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Predictors of wanting to quit in a national sample of Aboriginal and Torres Strait Islander smokers

Nicholson, Anna K., Borland, Ron, Davey, Maureen E., Stevens, Matthew R. and Thomas, David P. (2015). Predictors of wanting to quit in a national sample of Aboriginal and Torres Strait Islander smokers. Medical Journal of Australia,202(10):S26-S32.

Document type: Journal Article
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IRMA ID 11381xPUB86
Title Predictors of wanting to quit in a national sample of Aboriginal and Torres Strait Islander smokers
Author Nicholson, Anna K.
Borland, Ron
Davey, Maureen E.
Stevens, Matthew R.
Thomas, David P.
Journal Name Medical Journal of Australia
Publication Date 2015
Volume Number 202
Issue Number 10
ISSN 0025-729X   (check CDU catalogue open catalogue search in new window)
Scopus ID 2-s2.0-84930173088
Start Page S26
End Page S32
Total Pages 7
Place of Publication Australia
Publisher Australasian Medical Publishing Company Pty. Ltd.
HERDC Category C1 - Journal Article (DIISR)
Abstract Objective:
To describe factors that predict wanting to quit smoking in a national sample of Aboriginal and Torres Strait Islander people.

Design, setting and participants:
The Talking About The Smokes (TATS) project used a quota sampling design to recruit participants from communities served by 34 Aboriginal community-controlled health services and one community in the Torres Strait. Baseline survey data were collected from 1643 current smokers between April 2012 and October 2013.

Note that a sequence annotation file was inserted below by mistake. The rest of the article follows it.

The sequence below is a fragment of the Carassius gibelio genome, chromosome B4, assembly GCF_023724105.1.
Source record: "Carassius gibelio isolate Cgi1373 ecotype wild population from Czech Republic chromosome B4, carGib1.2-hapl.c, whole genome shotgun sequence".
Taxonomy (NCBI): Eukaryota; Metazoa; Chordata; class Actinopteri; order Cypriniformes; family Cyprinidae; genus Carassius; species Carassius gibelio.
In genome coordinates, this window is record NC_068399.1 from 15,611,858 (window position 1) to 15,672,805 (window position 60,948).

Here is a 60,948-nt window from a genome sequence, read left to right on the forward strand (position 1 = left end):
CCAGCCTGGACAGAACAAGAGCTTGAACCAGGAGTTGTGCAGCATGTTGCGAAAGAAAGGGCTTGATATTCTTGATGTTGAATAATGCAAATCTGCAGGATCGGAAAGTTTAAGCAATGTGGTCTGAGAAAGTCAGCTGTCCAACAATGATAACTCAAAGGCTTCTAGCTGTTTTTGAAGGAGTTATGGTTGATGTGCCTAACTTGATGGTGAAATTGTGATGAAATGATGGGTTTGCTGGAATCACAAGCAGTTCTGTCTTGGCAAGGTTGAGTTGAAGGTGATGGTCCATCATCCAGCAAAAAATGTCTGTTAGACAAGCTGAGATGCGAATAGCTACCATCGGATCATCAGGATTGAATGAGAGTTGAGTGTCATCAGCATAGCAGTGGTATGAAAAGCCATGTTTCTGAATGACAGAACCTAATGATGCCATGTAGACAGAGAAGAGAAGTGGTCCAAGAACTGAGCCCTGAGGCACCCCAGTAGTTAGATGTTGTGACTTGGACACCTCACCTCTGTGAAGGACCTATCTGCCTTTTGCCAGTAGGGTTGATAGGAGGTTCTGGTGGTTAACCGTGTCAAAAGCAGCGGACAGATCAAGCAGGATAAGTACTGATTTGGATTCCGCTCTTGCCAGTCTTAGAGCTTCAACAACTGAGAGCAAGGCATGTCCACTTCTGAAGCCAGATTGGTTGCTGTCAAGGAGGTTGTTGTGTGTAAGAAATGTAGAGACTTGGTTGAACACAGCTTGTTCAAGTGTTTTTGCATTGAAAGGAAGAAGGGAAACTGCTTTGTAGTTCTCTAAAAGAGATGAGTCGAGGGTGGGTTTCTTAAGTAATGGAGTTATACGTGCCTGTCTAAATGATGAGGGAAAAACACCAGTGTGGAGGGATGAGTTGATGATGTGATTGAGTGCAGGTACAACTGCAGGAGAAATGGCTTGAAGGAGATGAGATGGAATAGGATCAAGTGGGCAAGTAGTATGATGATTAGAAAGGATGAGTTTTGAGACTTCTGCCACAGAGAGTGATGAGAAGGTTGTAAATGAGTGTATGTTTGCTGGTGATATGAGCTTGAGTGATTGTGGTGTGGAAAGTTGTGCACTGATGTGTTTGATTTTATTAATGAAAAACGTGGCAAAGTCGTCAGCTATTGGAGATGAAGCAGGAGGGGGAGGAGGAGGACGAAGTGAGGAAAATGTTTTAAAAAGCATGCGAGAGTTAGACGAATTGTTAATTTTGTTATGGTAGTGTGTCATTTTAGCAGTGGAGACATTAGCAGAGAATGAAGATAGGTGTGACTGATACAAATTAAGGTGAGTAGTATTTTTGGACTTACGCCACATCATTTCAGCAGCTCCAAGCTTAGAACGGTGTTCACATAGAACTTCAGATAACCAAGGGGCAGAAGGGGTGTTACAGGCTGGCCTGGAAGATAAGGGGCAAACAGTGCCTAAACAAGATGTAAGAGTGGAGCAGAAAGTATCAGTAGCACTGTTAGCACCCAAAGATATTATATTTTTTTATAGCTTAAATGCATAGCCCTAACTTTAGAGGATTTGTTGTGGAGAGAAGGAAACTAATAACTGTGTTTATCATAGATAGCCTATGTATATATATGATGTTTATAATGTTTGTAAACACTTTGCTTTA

Main outcome measure
Wanting to quit smoking.

More than two-thirds of smokers (70%) said they want to quit. Many factors were associated with wanting to quit, including past quitting activity. Interest in quitting was lower among men and smokers from economically disadvantaged areas, but there was no difference by age, remoteness or other measures of economic disadvantage. Attitudes and beliefs negatively associated with wanting to quit included enjoying smoking and believing quitting to be very difficult, and those positively associated included regretting ever starting to smoke, perceiving that local Aboriginal and Torres Strait Islander community leaders disapprove of smoking, believing non-smokers set a good example to children, worrying about future smoking-related health effects and believing quitting to be beneficial. Reporting support from family and friends was predictive of wanting to quit, but factors related to smoking in the social network were not. Associations with health and wellbeing were mixed. While most tobacco control policy exposure variables were positively associated with wanting to quit, two — receiving advice to quit from a health professional, and recall of targeted anti-tobacco advertising — appeared to have an effect that extended beyond influencing relevant attitudes and beliefs.

Interest in quitting among Aboriginal and Torres Strait Islander smokers appears to be influenced by a broad range of factors, highlighting the importance of taking a comprehensive approach to tobacco control. Advice from health professionals and targeted advertising appear to be important intervention strategies.
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